Is Latinx an accepted term to describe the nation's Hispanic population or one that could turn off potential voters? It depends on whom you ask.
A recent nationwide poll by the business management consulting firm Bendixen & Amandi International of 800 registered voters of Hispanic origin put a spotlight on the term by showing the divided reaction to it.
The poll, completed last month, found that 40% of the respondents said that the term bothers or offends them, and 30% said they would be less likely to vote for a politician who uses it.
Here's what you need to know about the polarizing term.
What does Latinx mean and how is it pronounced?
Latinx has generally been used since the early 2010s as a gender-neutral term for members of the Latin American or Hispanic communities in place of gendered terms like Latino or Latina. Nouns in Spanish typically end in an "o" for masculine words and an "a" for feminine ones.
Latinx has become particularly adopted by members of the LGBTQ community who may not want to be identified by a specific gender. The term became more prominently used in 2016 after the mass shooting at the LGBTQ nightclub Pulse in Orlando.
There also is some confusion about how the term is pronounced. Merriam-Webster dictionary says it's pronounced "luh-TEE-neks," but it's also frequently pronounced "Latin-ex," with "Lah-tinks" as another pronunciation, according to the Latin American culture site Remezcla.
Actor Vico Ortiz, who is nonbinary, spoke to TODAY for Hispanic Heritage Month in September about the push for more inclusive terms in the Spanish language to refer to LGBTQ Latinx people.
“In Latin America, there’s been a great deal of progress around gay and lesbian identities,” Ortiz said. “But with being transgender and nonbinary, a lot of people are still unsure what it all means, and I believe it’s connected to the words we use.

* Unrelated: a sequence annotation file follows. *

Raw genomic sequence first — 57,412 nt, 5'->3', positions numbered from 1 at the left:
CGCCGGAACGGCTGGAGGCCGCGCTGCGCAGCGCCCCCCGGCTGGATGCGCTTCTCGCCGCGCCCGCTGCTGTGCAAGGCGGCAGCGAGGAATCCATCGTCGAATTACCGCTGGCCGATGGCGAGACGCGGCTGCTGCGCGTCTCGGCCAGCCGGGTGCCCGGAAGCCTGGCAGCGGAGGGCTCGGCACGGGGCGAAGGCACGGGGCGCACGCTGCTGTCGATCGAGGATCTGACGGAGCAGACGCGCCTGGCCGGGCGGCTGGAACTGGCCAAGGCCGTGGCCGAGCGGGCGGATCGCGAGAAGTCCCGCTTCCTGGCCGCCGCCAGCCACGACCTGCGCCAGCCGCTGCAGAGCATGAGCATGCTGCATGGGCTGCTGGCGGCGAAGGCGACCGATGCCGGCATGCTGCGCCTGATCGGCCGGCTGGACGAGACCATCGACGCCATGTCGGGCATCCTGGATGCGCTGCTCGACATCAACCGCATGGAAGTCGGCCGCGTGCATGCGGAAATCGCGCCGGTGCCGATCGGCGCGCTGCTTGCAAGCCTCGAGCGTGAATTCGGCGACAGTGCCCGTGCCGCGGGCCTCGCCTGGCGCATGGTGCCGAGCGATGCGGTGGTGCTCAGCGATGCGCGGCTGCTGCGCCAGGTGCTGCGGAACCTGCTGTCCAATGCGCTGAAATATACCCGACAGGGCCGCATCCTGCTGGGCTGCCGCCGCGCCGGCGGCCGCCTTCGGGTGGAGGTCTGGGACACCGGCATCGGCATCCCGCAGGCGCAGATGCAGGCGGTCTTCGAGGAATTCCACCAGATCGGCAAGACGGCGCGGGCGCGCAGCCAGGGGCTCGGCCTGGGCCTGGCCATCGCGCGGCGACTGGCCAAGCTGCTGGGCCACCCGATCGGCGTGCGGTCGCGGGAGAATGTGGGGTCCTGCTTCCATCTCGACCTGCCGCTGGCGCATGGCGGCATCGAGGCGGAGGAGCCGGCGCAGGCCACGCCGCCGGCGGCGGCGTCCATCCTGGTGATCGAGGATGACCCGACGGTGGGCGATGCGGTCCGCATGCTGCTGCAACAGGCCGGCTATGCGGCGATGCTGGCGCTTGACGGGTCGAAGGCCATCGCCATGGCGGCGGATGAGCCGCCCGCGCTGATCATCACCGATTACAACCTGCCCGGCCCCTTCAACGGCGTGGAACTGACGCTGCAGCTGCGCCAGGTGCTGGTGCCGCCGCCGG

"Spanish language is incredibly binary and it informs the way we see the world," Ortiz continued. "The language is very male-centered and anything else is treated as an other. I use neutral pronouns to include and honor everyone and call attention to how this gendered language has done everything it can to erase people.”
The term was added to the Merriam-Webster dictionary in 2018 as it became more widespread.
How widely is it used?
The poll by Bendixen & Amandi International found that only 2% of the respondents referred to themselves as Latinx, compared to 68% who used the term Hispanic and 21% who used Latino or Latina.
“The numbers strongly suggest that the use of this term may actually be counterproductive, as opposed to productive, because only 2% of Hispanic voters nationally embrace the term,” Fernand Amandi, the firm’s principal, told NBC News.
A 2019 bilingual survey of U.S. Hispanic adults by Pew Research Center found that only 23% of U.S. adults who identify as Hispanic or Latino have heard of the term Latinx, and just 3% say they use it to describe themselves.
The term has mainly been used by academics, activists and the younger generation, particularly Hispanic women ages 18 to 29, according to Pew. It also has been adopted by the LGBTQ community.
“We are making a conscious choice to show we exist by disrupting this language,” Ortiz told TODAY in September. “We’ve always existed. That’s why we keep popping up. Language is alive and it evolves. Language is there to express who we are. We don’t speak the same language from 50, 100 or 200 years ago. Every word we have is made up, so we’re disrupting it and we’ll make something up that is inclusive for all people.”